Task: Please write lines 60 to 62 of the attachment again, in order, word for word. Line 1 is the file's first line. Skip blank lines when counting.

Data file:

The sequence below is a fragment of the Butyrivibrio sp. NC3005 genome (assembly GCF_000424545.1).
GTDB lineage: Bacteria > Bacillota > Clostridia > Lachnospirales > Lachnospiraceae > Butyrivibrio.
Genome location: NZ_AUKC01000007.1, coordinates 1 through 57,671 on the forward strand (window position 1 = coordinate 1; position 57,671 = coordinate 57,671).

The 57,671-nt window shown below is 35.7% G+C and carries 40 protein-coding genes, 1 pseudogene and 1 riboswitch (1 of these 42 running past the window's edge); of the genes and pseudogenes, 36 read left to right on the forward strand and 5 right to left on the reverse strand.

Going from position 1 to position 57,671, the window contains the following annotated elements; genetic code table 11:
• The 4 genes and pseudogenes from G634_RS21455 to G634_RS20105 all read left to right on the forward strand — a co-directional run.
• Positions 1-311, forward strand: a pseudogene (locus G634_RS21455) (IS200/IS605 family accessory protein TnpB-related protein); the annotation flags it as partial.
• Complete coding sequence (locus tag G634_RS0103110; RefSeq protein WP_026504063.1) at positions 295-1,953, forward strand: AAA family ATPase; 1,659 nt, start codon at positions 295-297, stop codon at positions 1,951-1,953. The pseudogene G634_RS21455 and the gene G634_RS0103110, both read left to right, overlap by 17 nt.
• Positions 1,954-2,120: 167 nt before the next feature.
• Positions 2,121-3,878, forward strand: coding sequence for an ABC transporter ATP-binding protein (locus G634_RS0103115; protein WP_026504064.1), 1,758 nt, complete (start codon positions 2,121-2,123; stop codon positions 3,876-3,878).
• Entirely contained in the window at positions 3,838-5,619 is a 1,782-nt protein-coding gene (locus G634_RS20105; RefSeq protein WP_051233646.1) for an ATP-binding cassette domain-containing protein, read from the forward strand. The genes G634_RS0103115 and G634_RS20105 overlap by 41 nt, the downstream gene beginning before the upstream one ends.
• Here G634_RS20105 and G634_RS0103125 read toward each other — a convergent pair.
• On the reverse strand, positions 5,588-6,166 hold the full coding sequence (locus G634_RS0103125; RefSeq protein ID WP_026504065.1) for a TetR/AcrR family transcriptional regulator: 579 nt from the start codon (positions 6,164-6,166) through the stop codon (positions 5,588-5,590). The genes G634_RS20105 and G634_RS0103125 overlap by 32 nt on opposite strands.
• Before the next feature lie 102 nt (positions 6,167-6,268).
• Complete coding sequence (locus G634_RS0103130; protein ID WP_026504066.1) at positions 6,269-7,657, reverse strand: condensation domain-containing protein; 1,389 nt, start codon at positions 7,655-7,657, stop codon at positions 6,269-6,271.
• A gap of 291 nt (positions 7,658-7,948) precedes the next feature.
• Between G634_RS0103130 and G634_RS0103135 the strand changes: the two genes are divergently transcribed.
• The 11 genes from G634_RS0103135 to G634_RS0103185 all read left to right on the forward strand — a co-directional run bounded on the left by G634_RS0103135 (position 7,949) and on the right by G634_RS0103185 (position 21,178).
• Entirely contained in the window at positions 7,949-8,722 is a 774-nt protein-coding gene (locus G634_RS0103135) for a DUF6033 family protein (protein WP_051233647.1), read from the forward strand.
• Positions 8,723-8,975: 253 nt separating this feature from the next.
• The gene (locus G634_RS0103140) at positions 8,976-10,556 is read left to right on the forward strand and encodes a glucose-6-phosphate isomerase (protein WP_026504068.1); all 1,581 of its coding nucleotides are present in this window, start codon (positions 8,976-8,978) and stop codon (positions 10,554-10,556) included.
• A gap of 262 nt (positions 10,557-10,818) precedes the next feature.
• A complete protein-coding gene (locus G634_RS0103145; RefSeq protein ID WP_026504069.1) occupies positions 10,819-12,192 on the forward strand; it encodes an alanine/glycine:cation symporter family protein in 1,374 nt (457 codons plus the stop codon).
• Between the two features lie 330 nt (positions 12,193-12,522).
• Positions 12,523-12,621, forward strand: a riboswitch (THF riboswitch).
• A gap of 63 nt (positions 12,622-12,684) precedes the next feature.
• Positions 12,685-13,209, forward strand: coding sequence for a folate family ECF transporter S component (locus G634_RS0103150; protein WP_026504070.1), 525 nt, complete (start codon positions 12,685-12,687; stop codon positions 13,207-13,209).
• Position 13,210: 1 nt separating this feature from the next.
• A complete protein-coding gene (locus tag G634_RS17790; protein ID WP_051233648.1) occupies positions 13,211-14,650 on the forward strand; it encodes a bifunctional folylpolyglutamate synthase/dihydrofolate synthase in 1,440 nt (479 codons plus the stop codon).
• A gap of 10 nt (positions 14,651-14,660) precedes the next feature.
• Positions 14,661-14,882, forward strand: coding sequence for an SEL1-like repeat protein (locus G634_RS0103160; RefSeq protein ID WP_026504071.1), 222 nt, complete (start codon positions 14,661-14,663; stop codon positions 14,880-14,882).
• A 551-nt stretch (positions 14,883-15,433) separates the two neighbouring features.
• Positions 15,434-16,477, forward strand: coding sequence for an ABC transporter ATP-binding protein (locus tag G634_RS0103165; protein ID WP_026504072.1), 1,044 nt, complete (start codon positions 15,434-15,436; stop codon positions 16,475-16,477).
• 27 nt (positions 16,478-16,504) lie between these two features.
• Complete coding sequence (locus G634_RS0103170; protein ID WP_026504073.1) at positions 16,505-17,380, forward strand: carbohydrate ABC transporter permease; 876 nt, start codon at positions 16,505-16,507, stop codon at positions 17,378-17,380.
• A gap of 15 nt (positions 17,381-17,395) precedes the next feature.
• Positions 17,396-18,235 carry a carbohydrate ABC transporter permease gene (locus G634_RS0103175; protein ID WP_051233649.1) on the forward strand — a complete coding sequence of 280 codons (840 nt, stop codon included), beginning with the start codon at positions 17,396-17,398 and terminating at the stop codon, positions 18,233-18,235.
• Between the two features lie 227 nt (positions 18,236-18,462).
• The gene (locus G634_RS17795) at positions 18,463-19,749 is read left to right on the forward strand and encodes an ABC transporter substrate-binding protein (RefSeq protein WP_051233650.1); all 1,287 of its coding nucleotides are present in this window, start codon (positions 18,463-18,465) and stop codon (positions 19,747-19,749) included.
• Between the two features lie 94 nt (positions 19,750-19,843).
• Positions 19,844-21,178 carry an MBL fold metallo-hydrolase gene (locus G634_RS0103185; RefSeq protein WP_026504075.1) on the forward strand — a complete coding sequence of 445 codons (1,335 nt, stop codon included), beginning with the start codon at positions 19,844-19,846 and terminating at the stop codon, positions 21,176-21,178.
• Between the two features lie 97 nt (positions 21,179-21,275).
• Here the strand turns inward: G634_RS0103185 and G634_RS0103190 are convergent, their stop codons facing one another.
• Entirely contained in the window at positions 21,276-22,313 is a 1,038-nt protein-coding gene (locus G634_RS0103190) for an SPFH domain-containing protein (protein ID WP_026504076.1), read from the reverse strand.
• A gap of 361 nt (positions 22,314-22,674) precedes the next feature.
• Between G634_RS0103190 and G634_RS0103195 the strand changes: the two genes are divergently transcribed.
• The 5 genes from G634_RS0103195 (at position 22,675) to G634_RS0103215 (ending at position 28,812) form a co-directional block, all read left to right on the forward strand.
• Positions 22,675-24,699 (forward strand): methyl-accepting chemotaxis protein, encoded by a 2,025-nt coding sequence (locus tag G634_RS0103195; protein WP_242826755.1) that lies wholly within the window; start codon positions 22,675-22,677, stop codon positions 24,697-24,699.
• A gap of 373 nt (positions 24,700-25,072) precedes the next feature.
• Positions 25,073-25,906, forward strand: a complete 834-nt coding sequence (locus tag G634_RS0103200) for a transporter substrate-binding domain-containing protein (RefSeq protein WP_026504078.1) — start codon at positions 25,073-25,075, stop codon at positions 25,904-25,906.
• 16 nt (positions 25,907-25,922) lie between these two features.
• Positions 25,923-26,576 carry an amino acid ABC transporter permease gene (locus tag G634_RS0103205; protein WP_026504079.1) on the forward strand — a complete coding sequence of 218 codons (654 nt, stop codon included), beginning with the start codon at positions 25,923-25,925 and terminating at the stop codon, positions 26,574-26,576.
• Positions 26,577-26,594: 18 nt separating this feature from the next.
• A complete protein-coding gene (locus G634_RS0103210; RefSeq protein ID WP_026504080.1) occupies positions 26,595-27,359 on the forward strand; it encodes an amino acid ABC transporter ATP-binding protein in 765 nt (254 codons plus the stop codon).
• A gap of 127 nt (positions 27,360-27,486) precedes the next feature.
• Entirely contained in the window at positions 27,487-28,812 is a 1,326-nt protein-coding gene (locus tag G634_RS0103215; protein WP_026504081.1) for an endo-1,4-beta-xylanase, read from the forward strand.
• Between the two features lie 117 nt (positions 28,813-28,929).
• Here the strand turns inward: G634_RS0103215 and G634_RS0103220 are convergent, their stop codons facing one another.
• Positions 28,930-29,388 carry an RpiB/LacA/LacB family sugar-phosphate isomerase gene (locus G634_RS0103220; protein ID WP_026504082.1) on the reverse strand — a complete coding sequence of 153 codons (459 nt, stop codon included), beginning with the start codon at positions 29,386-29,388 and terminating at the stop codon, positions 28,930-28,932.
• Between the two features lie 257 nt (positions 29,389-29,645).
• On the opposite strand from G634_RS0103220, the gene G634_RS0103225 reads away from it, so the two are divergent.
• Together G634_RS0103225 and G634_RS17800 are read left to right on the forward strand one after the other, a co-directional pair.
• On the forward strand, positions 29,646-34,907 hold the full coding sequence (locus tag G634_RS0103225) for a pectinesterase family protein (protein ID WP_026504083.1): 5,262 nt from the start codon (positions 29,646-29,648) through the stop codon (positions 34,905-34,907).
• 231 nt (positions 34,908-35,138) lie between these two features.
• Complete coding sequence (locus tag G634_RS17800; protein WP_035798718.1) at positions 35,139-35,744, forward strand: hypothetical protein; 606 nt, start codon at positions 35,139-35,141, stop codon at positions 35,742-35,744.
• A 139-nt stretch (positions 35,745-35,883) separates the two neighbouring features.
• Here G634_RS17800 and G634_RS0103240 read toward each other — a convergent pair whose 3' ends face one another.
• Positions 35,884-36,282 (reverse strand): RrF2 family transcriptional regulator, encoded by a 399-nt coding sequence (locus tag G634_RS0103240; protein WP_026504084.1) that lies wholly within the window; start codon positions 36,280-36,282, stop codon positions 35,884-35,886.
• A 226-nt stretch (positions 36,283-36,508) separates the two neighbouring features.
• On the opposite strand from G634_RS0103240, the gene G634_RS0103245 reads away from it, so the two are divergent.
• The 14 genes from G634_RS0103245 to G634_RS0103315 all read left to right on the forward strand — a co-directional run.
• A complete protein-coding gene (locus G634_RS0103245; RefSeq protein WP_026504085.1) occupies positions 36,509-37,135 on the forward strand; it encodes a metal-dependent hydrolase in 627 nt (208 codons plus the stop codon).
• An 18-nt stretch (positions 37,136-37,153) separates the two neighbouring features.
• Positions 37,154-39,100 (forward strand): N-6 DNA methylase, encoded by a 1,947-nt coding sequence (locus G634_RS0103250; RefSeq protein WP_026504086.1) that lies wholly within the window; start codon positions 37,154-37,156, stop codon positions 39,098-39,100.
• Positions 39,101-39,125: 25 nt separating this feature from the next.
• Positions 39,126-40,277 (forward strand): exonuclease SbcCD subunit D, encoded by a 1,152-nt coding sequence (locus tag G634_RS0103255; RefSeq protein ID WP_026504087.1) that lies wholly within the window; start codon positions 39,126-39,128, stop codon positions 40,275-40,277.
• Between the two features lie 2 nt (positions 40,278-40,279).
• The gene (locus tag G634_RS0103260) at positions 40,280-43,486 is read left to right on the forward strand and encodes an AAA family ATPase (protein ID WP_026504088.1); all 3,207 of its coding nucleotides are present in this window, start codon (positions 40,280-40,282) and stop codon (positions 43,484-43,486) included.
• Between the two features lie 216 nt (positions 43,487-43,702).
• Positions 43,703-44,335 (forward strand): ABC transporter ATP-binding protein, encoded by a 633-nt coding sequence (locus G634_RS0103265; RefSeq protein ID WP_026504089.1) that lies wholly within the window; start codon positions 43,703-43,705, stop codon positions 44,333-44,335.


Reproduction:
• Between the two features lie 257 nt (positions 29,389-29,645).
• On the opposite strand from G634_RS0103220, the gene G634_RS0103225 reads away from it, so the two are divergent.
• Together G634_RS0103225 and G634_RS17800 are read left to right on the forward strand one after the other, a co-directional pair.